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Yesterday we took a look at 10 terms that are out for 2010. Today I’d like to share three Twitter apps that could be acquisition targets in 2010. If these acquisitions do take place, it would say a lot for the value of the “ecosystem”. I have no knowledge of any potential acquisitions past my own research and panel discussion with several friends who build social apps. Overall I see Twitter focused on acquiring two types of companies: 1. companies where they want the talent (see my 2010 predictions) and 2. companies that can help with expansion outside of the U.S.
Acquisition #1 – Tweetdeck
Potential acquirer: Twitter
Tweetdeck continues to remain a top Twitter desktop application and founder Iain Dodsworth is popular with developers within the Twitter app community. The company has raised just over $2 million in funding and the majority of the funding comes from NY-based Betaworks. Anything that has a Betaworks stamp has an increased multiplier on the odds of a Twitter acquisition. The acquisition of Tweetdeck would provide Twitter with an in-house strong desktop client which should help new users get past the poor UI of the current Twitter.com interface.
Anamitra from the Twitter team has just announced a “feature test” that will bring some new business features to Twitter. Anamitra notes, “The feature we are beta testing is called ‘Contributors’ – it enables users to engage in more authentic conversations with businesses by allowing those organizations to manage multiple contributors to their account. The feature appends the contributor’s username to the tweet byline, making the business to consumer communication more personal.”
Basically what this means is that if you have multiple people posting to one user account, each of their usernames will show up in the “by” line below the tweet message. The feature isn’t ready for prime-time apparently and only a small subset of users will receive the functionality today.
Anamitra concludes with, “this feature is one of several in development; some of them will be visible to regular users and some of them will not.” Which basically means, “full business accounts are coming soon.”
Last month I took a look at whether CoTweet and Yammer should be worried. Anamitra notes that today’s announcement will help services like CoTweet because the API will be enhanced.
Update: CoTweet has posted their thoughts on today’s announcement on their blog.
Some of the big tech news this past week included two announcements. First, Salesforce announced that they will be offering a “stream” product in 2010. Second, the Twitter COO finally publicly noted that advertising and paid accounts will be coming to Twitter soon.
I’ve had several discussions and nearly every time the names of two startups are brought up as potentially in trouble with last week’s announcements. CoTweet describes their service as, “team workflow for Twitter” and Yammer is basically an internal copy of Twitter. CoTweet could be in trouble because of Twitter and Yammer could be in trouble because of Salesforce. Let’s take a look at why…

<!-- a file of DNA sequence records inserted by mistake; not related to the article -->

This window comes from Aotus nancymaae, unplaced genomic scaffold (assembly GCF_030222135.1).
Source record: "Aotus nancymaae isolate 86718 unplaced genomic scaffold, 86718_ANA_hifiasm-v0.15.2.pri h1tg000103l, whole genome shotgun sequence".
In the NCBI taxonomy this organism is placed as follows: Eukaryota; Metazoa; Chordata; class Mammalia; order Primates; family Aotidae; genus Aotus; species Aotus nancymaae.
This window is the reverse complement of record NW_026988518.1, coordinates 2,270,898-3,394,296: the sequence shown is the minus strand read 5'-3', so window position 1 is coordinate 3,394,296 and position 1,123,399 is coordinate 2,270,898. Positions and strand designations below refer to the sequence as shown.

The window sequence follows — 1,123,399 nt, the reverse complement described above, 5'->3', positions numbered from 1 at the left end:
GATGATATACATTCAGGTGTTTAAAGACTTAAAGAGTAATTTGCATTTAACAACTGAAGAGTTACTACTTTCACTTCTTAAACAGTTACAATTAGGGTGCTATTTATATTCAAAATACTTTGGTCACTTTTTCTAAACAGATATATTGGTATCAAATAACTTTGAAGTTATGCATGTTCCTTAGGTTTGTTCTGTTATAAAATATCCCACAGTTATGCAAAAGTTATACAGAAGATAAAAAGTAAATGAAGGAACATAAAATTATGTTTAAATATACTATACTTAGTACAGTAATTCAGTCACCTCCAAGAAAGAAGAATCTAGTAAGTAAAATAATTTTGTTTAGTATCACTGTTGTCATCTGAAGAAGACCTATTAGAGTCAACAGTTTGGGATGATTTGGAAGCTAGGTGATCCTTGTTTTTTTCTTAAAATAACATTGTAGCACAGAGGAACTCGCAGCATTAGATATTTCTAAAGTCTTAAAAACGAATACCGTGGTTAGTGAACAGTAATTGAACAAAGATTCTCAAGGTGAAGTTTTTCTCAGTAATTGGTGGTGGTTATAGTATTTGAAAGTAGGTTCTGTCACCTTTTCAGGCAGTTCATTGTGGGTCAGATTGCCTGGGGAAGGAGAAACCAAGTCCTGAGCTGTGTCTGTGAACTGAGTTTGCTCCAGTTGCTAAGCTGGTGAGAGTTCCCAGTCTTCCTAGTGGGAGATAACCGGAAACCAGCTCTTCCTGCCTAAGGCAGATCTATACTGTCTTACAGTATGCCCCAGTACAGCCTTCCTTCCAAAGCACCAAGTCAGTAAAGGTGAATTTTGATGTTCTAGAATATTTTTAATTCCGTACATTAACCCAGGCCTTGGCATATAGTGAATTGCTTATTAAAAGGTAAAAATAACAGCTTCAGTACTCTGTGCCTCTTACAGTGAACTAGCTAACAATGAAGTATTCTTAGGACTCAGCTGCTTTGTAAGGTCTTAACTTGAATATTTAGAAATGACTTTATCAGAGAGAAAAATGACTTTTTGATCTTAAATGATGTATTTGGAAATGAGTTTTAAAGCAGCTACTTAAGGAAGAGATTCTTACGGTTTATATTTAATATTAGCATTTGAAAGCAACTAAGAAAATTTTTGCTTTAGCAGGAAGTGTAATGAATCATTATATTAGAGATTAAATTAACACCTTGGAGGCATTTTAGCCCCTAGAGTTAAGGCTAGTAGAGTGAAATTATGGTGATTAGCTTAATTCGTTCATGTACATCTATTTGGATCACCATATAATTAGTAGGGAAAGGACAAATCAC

We first covered CoTweet earlier this year when they presented at the NY Tech Meetup. After the demo, I mentioned to the founders that I was concerned that Twitter could copy their features and leave them high and dry. CoTweet is going to have to work even harder to stay ahead of Twitter in terms of service offerings and continue to add value since we know that Twitter will soon be offering accounts that will seem very similar. Earlier this month CoTweet announced paid plans starting at $1,500 a month. CoTweet is still in private beta and my guess is that they will slowly morph into a Twitter consultancy. I’m not sold on that model either as Twitter might be headed into the land of fad. My first suggestion would be a name change so that they can easily branch out to serve other services including Facebook, MySpace, etc.
Yammer is a different story in terms of competition. When Salesforce announced their plans to launch a corporate stream product next year named Chatter, many noted that Yammer was instantly in trouble. I’d suggest if anything Yammer will be in an even better position than before because so many reviews and commentary about Chatter will include links and notes about Yammer. Chatter will apparently be included free for some Salesforce users and $50/user for other users. Yammer comes in much lower at $3-5/user/month.
NY-based CoTweet provides an application that allows multiple people to access one Twitter account. The idea is that this works best with "brand" Twitter accounts not for individual users. They describe the service as "team workflow for Twitter".
Before their demo, I spoke with one of the founders and asked why I wouldn’t just give my password out to anyone who needs my account. The application is actually pretty slick – it tracks which person made the reply, offers the ability to forward tweets to certain people on the team to respond to, etc.
The service is currently in private beta but they expect to open next week.